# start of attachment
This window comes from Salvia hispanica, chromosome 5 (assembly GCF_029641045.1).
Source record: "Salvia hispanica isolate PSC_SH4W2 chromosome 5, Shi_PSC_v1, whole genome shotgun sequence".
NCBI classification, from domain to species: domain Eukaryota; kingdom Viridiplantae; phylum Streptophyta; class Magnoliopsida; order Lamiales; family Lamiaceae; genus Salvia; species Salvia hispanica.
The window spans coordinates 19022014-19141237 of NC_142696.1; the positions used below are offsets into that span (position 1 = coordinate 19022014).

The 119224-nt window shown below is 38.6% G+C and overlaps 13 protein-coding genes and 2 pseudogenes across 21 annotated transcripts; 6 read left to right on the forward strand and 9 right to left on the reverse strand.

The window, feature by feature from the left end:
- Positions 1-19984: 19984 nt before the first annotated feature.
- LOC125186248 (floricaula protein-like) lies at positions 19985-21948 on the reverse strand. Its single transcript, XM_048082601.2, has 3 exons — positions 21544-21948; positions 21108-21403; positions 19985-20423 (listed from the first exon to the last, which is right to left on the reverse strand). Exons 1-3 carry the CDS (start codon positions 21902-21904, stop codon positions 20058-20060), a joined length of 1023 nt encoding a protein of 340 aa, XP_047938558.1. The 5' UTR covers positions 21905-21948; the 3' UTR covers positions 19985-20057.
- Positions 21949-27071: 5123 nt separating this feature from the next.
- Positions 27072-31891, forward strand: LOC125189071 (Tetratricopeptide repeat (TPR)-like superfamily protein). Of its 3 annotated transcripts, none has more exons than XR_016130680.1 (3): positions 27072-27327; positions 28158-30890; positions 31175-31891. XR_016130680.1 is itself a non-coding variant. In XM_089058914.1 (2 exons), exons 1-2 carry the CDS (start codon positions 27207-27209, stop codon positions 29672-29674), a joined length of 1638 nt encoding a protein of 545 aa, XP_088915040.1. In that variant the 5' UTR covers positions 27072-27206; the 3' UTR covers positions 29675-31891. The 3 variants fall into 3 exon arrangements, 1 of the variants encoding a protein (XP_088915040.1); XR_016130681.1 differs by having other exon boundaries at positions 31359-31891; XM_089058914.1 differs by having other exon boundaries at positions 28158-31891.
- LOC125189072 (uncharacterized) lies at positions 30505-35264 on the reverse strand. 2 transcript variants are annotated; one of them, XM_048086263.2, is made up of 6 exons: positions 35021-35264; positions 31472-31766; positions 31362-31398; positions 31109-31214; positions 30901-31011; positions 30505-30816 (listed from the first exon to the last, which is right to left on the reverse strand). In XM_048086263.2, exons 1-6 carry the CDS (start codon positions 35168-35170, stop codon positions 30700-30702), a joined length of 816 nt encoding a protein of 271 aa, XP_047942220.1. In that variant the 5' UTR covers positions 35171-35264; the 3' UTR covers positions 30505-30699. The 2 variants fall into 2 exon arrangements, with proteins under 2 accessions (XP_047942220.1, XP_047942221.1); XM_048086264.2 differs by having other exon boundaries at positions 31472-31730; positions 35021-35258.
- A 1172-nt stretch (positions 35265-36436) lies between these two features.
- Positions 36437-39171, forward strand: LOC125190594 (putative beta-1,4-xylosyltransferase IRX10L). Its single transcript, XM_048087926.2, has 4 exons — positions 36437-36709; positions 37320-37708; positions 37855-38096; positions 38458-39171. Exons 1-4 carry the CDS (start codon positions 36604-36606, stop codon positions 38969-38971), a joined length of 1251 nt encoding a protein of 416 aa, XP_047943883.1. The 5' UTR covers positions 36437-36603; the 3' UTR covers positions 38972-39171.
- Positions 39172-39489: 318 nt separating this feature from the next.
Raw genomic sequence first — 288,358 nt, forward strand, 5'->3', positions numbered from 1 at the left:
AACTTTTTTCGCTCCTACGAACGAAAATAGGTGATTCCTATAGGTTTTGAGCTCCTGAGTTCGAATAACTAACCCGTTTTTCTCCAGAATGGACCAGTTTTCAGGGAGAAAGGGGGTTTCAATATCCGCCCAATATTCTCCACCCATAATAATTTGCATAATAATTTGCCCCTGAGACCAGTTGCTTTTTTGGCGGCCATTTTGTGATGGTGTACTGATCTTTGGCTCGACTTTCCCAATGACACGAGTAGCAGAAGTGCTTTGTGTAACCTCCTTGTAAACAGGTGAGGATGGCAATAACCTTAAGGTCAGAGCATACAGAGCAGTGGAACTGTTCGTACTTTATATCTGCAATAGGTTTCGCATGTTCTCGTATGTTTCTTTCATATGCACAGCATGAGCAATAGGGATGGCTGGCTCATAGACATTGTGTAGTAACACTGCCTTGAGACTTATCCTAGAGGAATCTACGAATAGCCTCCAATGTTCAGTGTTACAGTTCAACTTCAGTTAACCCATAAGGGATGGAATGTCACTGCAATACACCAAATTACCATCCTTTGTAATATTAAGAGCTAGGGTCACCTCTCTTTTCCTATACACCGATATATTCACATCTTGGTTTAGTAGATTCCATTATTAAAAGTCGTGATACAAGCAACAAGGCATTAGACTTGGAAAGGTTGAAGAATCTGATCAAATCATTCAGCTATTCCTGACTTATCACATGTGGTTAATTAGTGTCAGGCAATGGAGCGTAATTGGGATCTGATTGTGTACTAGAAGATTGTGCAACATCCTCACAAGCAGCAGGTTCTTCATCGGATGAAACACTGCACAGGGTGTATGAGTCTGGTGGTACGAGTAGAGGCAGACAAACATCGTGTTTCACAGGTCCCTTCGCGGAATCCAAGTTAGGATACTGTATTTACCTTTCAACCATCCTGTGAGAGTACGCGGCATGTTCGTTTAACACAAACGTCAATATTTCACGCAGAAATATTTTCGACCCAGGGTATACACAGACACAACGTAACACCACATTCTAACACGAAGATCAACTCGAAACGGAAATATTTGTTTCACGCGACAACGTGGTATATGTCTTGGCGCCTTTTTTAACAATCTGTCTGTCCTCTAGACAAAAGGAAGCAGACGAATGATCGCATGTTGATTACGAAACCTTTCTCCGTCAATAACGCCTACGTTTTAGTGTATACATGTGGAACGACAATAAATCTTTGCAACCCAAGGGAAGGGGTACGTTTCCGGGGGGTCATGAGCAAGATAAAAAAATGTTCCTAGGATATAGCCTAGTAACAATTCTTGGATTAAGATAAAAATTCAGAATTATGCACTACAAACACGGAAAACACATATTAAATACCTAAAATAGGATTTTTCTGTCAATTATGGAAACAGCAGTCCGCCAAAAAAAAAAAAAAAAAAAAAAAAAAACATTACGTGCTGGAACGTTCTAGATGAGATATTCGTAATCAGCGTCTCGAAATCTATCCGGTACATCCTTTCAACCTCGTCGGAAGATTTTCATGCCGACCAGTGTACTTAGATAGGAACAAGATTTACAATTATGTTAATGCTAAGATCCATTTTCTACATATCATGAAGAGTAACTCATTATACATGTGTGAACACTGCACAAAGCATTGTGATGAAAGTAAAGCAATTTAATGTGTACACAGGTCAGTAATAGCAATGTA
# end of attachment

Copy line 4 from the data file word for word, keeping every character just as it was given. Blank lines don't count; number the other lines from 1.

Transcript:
The window spans coordinates 19022014-19141237 of NC_142696.1; the positions used below are offsets into that span (position 1 = coordinate 19022014).